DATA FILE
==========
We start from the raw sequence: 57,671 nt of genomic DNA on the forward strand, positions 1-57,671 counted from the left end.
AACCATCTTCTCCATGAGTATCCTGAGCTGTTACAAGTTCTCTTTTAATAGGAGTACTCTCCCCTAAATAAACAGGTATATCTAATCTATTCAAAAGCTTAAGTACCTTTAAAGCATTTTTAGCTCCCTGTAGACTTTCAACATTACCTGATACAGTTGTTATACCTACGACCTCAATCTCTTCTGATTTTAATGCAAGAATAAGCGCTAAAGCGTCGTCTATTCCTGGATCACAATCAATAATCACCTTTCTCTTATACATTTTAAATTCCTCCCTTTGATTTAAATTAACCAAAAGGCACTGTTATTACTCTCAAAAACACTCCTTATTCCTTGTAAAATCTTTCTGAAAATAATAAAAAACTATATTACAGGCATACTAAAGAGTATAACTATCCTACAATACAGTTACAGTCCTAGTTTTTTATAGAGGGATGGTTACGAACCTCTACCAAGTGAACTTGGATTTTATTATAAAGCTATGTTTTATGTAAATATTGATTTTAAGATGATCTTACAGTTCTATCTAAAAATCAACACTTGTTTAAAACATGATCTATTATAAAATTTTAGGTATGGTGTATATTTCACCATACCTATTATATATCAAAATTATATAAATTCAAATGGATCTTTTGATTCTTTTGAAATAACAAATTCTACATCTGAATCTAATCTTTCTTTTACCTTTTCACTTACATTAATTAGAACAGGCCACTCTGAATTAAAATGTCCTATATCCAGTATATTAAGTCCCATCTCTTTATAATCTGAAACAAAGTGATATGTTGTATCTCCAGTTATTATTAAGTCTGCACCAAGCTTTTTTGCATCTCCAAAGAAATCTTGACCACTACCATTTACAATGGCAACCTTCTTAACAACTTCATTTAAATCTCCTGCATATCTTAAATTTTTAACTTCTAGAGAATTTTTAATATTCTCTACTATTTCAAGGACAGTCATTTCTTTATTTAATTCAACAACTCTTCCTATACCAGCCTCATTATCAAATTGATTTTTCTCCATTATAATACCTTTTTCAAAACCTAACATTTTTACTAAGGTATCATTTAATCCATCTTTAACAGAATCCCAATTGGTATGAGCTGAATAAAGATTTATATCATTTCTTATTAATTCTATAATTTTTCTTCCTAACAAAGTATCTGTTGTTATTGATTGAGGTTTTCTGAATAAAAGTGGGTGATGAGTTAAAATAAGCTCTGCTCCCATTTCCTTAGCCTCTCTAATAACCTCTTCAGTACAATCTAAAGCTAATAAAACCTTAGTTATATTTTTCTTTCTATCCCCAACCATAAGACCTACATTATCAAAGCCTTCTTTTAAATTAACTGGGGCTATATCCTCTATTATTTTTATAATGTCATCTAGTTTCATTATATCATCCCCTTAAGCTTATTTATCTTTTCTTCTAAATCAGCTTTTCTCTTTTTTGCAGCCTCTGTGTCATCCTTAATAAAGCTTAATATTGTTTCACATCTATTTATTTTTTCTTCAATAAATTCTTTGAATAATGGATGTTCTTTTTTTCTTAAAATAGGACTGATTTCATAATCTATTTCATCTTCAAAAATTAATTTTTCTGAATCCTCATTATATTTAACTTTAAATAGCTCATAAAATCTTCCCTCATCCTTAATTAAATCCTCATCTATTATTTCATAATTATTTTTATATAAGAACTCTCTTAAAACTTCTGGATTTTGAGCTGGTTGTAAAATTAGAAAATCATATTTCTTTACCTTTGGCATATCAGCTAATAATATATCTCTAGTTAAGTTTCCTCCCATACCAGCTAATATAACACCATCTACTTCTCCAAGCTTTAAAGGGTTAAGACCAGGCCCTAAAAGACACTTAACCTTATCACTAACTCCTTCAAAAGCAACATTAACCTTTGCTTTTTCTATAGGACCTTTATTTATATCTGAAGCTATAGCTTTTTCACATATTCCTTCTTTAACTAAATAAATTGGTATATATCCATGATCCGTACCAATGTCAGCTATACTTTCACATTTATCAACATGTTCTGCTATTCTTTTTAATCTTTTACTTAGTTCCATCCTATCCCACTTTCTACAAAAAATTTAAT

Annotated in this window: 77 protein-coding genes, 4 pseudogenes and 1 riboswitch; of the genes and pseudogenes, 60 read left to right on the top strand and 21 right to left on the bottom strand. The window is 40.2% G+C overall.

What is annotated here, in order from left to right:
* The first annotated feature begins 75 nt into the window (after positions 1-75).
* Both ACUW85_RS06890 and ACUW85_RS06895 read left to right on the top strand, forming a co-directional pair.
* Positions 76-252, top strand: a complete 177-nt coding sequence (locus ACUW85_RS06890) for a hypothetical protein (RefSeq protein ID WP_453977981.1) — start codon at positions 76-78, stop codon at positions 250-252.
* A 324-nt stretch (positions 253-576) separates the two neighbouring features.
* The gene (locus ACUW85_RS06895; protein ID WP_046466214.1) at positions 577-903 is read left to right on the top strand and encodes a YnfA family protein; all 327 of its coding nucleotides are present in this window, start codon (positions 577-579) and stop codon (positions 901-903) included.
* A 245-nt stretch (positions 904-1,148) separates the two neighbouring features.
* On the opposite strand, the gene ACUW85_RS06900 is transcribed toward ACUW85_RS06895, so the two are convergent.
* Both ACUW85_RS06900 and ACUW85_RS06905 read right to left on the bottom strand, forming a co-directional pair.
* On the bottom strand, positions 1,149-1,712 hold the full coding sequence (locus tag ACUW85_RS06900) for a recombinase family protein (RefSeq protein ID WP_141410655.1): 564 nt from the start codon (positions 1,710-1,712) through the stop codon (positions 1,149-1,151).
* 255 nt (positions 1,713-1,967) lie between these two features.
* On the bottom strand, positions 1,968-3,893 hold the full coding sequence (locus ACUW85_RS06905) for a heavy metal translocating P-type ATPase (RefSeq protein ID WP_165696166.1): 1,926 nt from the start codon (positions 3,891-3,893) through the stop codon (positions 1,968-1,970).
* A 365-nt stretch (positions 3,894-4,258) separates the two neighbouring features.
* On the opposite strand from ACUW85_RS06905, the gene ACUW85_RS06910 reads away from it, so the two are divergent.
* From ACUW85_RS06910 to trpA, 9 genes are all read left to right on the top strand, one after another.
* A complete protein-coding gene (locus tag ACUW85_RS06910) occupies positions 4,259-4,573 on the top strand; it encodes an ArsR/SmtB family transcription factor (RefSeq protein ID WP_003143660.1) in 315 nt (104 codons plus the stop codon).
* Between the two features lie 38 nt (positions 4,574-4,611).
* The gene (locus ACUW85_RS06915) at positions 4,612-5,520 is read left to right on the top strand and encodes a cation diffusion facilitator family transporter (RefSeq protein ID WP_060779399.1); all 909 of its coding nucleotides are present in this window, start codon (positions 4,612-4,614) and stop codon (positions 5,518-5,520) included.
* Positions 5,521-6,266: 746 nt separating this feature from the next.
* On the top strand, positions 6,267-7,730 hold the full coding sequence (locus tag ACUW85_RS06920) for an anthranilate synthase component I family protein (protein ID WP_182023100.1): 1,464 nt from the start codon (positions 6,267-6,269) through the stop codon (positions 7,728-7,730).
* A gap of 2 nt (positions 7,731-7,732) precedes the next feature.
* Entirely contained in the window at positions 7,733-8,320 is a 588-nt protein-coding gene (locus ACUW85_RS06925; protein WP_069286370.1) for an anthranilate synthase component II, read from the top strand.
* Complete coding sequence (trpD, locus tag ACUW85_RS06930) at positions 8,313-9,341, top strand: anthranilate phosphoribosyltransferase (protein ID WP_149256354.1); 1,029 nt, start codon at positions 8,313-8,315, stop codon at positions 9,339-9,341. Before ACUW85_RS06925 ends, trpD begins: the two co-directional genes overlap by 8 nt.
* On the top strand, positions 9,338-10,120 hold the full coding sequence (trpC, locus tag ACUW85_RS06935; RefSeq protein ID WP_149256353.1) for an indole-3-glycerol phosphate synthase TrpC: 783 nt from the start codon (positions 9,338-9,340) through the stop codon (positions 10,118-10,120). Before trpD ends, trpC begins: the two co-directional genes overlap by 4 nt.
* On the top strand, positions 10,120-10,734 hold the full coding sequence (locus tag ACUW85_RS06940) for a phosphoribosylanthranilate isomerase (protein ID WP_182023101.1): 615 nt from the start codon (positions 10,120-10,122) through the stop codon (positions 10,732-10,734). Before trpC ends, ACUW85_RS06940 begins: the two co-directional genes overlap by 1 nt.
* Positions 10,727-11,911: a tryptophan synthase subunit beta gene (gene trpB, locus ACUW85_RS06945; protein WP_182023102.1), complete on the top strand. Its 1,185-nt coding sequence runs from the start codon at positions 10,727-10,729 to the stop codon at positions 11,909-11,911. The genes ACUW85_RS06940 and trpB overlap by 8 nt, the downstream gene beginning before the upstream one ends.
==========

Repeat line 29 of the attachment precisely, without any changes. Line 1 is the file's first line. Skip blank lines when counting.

* Positions 10,727-11,911: a tryptophan synthase subunit beta gene (gene trpB, locus ACUW85_RS06945; protein WP_182023102.1), complete on the top strand. Its 1,185-nt coding sequence runs from the start codon at positions 10,727-10,729 to the stop codon at positions 11,909-11,911. The genes ACUW85_RS06940 and trpB overlap by 8 nt, the downstream gene beginning before the upstream one ends.